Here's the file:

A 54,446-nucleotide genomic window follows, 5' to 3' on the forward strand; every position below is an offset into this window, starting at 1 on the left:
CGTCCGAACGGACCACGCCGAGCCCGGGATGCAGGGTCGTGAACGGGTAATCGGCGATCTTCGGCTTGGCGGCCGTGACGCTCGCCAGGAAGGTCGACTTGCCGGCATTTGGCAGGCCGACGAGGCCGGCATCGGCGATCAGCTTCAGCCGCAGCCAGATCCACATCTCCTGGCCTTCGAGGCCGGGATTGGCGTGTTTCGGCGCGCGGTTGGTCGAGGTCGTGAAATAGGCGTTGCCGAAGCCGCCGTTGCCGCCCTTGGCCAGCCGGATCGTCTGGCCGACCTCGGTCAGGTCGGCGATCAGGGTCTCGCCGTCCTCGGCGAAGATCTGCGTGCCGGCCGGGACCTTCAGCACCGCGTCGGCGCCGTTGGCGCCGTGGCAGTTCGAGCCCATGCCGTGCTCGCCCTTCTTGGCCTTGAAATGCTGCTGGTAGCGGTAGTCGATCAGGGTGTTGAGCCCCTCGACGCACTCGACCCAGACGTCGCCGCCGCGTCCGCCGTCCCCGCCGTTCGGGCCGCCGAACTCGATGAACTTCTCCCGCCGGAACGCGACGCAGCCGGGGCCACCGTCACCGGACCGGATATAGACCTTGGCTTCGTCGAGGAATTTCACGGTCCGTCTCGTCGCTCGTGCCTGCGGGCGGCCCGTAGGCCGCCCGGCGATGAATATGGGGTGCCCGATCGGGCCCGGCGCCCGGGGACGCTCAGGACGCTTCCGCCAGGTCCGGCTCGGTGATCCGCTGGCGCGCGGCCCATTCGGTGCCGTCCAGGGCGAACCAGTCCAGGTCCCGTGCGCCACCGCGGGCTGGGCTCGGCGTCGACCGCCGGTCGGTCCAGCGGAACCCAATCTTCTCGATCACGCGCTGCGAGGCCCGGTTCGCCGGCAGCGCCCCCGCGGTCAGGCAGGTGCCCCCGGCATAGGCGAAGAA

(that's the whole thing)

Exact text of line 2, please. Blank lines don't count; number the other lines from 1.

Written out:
CGTCCGAACGGACCACGCCGAGCCCGGGATGCAGGGTCGTGAACGGGTAATCGGCGATCTTCGGCTTGGCGGCCGTGACGCTCGCCAGGAAGGTCGACTTGCCGGCATTTGGCAGGCCGACGAGGCCGGCATCGGCGATCAGCTTCAGCCGCAGCCAGATCCACATCTCCTGGCCTTCGAGGCCGGGATTGGCGTGTTTCGGCGCGCGGTTGGTCGAGGTCGTGAAATAGGCGTTGCCGAAGCCGCCGTTGCCGCCCTTGGCCAGCCGGATCGTCTGGCCGACCTCGGTCAGGTCGGCGATCAGGGTCTCGCCGTCCTCGGCGAAGATCTGCGTGCCGGCCGGGACCTTCAGCACCGCGTCGGCGCCGTTGGCGCCGTGGCAGTTCGAGCCCATGCCGTGCTCGCCCTTCTTGGCCTTGAAATGCTGCTGGTAGCGGTAGTCGATCAGGGTGTTGAGCCCCTCGACGCACTCGACCCAGACGTCGCCGCCGCGTCCGCCGTCCCCGCCGTTCGGGCCGCCGAACTCGATGAACTTCTCCCGCCGGAACGCGACGCAGCCGGGGCCACCGTCACCGGACCGGATATAGACCTTGGCTTCGTCGAGGAATTTCACGGTCCGTCTCGTCGCTCGTGCCTGCGGGCGGCCCGTAGGCCGCCCGGCGATGAATATGGGGTGCCCGATCGGGCCCGGCGCCCGGGGACGCTCAGGACGCTTCCGCCAGGTCCGGCTCGGTGATCCGCTGGCGCGCGGCCCATTCGGTGCCGTCCAGGGCGAACCAGTCCAGGTCCCGTGCGCCACCGCGGGCTGGGCTCGGCGTCGACCGCCGGTCGGTCCAGCGGAACCCAATCTTCTCGATCACGCGCTGCGAGGCCCGGTTCGCCGGCAGCGCCCCCGCGGTCAGGCAGGTGCCCCCGGCATAGGCGAAGAA